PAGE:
Review of ‘Rosemary’s Baby’ by Ira Levin

This is a brilliant and sinister read. The film is better known than the book. I wasn’t even aware that there was a book until recently.

The story follows Rosemary Woodhouse, who moves into a New York apartment block with her husband, Guy. The block has a reputation for terrible things happening, but it’s a fashionable location. While Guy builds his career as an actor, Rosemary busies herself decorating the apartment and longing for a baby. Finally her wish comes true. Their elderly neighbours, the Castevets, are extremely friendly but there is something odd about them. Why are they so interested in the baby and why is Guy spending so much time with them? And who can Rosemary trust?

Not simply a scary novel, Rosemary’s Baby investigates both the horrors and joys of motherhood. It also examines how far people will go to further their careers, whether doctors really do have patients’ best interests at heart and the power of belief. 1960s New York is also an interesting and unlikely setting for satanic rituals, which is partly why Rosemary questions her own observations so much. The relationship between her and Guy is a focus too, with their communication breaking down. The horror in the novel is gradual and creeping. At only 229 pages it’s also easy to read, with a straightforward style.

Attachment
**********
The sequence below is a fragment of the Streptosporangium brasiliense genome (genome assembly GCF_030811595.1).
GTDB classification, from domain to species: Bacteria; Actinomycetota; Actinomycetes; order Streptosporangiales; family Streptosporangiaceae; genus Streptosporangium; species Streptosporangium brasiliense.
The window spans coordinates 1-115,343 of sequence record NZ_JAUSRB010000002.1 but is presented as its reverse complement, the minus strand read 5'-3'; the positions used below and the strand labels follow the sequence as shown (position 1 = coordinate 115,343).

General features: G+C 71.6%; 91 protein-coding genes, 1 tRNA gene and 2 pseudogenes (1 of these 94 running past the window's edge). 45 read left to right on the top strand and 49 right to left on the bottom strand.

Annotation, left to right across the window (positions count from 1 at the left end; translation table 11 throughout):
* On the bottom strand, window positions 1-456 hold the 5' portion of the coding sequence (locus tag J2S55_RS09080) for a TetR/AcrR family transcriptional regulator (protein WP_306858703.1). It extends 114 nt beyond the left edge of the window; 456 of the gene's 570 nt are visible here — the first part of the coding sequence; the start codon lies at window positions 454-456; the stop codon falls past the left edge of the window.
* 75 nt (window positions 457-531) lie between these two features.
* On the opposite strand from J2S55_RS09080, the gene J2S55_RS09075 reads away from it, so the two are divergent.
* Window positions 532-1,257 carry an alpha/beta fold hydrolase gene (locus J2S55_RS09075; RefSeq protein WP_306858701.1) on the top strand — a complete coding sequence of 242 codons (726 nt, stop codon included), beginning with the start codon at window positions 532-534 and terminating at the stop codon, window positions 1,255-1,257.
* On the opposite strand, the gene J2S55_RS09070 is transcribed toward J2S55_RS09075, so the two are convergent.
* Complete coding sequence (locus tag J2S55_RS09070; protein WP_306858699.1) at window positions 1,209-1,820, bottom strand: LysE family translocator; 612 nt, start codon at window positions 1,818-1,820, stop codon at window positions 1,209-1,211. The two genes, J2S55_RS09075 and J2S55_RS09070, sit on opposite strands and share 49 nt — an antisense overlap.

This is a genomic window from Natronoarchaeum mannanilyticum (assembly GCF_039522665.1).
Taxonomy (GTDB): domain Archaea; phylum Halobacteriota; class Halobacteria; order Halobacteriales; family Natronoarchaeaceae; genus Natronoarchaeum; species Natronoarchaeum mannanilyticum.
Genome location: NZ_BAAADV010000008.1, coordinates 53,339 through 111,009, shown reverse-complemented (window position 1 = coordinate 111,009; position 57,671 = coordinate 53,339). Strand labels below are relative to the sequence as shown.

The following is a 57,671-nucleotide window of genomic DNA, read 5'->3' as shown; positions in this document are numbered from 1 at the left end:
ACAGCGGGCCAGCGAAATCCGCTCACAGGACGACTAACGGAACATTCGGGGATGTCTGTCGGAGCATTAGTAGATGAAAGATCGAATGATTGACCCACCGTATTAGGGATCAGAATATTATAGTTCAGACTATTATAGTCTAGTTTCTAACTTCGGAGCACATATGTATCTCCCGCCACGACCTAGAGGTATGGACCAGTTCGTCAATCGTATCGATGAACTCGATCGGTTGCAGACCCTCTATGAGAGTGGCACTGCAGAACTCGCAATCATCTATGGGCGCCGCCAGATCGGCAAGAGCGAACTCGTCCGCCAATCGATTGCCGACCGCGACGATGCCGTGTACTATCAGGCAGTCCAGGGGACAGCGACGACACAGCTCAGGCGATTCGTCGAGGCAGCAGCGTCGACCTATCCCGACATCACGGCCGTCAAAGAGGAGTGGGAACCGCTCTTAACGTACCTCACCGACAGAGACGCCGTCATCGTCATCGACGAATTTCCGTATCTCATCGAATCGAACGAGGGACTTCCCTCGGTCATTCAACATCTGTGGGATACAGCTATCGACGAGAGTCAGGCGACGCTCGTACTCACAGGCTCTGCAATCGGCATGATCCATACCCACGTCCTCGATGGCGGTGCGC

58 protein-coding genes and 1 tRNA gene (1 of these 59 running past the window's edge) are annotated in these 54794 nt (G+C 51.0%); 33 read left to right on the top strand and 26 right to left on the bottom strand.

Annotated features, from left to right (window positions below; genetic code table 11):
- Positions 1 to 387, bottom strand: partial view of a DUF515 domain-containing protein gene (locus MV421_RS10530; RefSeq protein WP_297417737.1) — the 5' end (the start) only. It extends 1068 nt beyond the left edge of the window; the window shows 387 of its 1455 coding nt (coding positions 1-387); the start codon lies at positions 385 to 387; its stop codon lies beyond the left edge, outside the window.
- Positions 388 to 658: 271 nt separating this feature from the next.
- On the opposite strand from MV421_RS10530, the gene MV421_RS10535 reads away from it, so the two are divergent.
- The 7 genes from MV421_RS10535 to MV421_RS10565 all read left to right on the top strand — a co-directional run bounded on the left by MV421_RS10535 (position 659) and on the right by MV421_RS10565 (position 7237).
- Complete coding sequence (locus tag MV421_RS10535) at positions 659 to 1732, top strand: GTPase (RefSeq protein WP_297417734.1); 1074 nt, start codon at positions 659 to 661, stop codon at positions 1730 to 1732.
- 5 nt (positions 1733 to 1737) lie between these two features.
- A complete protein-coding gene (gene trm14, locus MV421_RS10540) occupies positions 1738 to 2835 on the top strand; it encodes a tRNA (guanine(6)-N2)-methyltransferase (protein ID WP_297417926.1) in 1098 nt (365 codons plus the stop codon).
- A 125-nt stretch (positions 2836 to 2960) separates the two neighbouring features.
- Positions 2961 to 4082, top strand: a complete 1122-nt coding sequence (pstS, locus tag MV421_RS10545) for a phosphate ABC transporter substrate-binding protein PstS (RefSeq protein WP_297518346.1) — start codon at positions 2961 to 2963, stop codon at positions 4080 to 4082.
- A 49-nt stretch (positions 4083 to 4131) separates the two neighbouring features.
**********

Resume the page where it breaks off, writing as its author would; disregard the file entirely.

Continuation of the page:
First published in 1967. This 2011 Corsair edition has a good introduction by Chuck Palahniuk.

16 thoughts on “Review of ‘Rosemary’s Baby’ by Ira Levin”

  1. I had no idea this was a novel! I liked the movie, so I’ll have to give the book a try sometime as well.

    Great review.

  2. I read Woodehouse and my mind instantly thought about Emma!! 🀣🀣

    I have heard a LOT about this one but I kept putting it off. Can do that no more, I guess because DAMN YOUR REVIEW!! ❀️😍😍😍😍😍 Loved it, Ford! I am sooo glad you enjoyed reading this one! ❀️❀️

    1. I am a fan of Emma Woodhouse too πŸ˜‰ I hope you like this book when you get round to it, definitely add to your tbr! πŸ’œ

    1. It can be difficult to compare books to films. But I would say go for it if you’re curious 😊

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